In 1990 Don Williams’ father died. Williams, then a soft-commodities analyst at AMP, was suddenly thrust into the role of asset manager for his recently widowed mother who inherited 5000 acres of property, the majority of which was planted with cotton.
The Wee Waa native sold land and machinery to pay off debt, leased other land and used the proceeds of what was left over to invest in the Australian stock market.
Williams used a broker at Wilson HTM Group whom he credits with giving the then-25-year old “a lot of assistance and education” in the Australian share market.
The investments did well to the extent that in some years the Williams family portfolio was up 30 per cent. An idea began to form in Williams’ mind: why not run money himself?
In 1998 that chance came when the Sydney proprietary trading desk of Credit Suisse First Boston, where Williams was an analyst and trader, dissolved after its chief Nicholas Wright quit.
Wright, whose wife is Williams’ sister-in-law, had made a small fortune by the time he left CSFB at 38 years of age.
Platypus on Macquarie St
Wright set up offices on Macquarie Street, acted as a venture capitalist, bought paintings he liked and gave Williams a desk to continue to manage money.
Williams raised $30 million in his first year from family, friends and acquaintances and another $20 million in his second year of business as an asset manager.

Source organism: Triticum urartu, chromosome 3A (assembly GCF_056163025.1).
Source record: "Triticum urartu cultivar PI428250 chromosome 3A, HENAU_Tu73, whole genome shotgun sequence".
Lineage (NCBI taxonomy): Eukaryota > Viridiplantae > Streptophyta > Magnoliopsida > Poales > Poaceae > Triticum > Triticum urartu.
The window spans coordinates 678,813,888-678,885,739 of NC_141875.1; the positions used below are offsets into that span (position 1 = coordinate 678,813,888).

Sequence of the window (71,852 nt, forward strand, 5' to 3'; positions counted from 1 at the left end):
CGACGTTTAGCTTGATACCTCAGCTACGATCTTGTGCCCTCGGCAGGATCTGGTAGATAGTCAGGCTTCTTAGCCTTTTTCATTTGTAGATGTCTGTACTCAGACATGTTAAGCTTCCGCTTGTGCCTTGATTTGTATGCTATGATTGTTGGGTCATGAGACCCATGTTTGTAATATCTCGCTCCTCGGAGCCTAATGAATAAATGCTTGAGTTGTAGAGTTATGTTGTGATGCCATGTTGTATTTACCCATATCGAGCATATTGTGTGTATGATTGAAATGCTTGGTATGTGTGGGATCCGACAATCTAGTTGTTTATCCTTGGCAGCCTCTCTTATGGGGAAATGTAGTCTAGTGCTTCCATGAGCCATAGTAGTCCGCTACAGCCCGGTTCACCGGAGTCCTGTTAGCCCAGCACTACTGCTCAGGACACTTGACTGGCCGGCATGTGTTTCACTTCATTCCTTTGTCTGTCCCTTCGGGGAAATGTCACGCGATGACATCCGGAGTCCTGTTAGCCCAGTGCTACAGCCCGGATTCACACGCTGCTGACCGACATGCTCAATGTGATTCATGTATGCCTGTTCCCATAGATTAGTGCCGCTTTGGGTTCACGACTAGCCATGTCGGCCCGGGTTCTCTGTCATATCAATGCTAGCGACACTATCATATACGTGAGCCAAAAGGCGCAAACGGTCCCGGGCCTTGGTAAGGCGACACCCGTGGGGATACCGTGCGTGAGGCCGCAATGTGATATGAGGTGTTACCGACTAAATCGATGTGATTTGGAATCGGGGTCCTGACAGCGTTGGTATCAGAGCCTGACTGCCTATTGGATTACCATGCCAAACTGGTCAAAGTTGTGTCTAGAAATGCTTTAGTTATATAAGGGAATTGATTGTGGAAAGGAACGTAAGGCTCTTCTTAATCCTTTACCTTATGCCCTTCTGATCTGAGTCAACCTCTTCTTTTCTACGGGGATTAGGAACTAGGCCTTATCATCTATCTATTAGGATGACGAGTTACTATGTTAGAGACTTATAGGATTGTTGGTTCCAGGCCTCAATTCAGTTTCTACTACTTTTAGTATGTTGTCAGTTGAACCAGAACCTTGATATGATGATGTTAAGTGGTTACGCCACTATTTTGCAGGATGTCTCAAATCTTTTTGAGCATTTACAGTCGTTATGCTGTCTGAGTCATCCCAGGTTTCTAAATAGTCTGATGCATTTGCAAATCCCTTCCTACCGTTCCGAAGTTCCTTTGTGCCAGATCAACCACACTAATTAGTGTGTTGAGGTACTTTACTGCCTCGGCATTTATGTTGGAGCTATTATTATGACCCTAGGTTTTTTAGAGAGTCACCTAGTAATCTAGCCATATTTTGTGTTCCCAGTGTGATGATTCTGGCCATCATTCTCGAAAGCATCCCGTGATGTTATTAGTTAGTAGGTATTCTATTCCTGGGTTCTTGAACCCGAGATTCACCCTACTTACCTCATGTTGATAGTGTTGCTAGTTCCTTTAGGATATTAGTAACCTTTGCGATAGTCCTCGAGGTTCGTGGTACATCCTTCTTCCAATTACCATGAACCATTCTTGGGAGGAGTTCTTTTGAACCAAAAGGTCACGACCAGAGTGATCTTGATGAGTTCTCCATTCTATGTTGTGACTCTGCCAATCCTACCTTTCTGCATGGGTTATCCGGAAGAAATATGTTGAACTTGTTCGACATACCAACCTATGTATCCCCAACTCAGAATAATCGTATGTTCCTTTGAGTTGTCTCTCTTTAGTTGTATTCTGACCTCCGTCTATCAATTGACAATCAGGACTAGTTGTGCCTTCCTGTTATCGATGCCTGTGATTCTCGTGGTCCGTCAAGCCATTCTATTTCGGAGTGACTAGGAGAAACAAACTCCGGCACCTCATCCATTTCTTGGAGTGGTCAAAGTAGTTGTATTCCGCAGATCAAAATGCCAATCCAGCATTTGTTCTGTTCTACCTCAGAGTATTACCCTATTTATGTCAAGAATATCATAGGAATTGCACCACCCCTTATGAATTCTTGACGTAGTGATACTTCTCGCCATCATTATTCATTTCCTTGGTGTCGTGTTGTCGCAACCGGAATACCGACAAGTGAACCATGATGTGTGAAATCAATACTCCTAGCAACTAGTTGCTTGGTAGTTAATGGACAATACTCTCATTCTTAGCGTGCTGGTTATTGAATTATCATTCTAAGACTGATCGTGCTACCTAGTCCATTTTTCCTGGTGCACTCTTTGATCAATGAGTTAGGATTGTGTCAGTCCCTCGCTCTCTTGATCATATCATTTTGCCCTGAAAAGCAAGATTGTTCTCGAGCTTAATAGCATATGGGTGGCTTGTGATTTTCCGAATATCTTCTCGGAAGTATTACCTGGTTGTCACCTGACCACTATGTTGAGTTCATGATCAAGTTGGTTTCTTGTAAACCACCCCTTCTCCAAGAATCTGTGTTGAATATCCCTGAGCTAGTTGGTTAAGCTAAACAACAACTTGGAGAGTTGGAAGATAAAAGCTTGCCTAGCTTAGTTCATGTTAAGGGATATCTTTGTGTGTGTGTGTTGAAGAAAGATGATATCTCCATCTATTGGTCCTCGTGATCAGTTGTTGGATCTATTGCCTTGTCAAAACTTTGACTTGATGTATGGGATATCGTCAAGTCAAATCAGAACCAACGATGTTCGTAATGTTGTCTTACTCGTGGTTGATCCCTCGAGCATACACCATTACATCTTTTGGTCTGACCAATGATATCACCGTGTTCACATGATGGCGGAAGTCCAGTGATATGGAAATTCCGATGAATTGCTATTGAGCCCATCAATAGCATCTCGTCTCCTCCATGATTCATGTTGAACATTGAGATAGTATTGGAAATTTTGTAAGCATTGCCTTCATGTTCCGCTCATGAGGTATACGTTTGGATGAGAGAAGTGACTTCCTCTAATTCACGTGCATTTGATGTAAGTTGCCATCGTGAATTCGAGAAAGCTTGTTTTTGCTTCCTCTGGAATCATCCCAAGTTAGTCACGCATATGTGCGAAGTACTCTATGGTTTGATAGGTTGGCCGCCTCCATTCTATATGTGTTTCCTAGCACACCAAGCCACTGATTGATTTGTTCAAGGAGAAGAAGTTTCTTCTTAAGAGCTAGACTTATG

“We struggled to grow from there,” he recalls.
“We didn’t understand the industry. We had no track record. No one knew us. We thought if our returns were good we could raise money. But a lot of groups were paranoid we’d steal their best clients. We had no retail product.”
Seven years after opening for business in January 1999, Australian Unity spied something in Williams that others had not. They decided to invest in Platypus, taking a 50-per-cent stake – Williams and Wright are the other shareholders – and brought institutional investors into the fund.
Now Platypus manages $1.05 billion. Its annual gross return has been 13.3 percent since January 1999, compared with the 8-per-cent annual gain in the S&P/ASX 300 Index over the same period.
“Our style is very consistent. It’s a growth-oriented style of investing,” says Williams. “We invest in companies that will grow their footprint over time, typically they have a sustainable competitive advantage.”
Things happen in threes
Platypus’s team of three analysts and three portfolio managers typically hold a stock for three years, sometimes buying shares after they have touched historical share-price lows and are showing signs of recovery.
As Platypus often invests in companies outside the S&P/ASX 100 Index, its analysts and portfolio managers each make as many as 40 company visits annually, trying to assess if the chief executive has a strategy and the ability to execute it.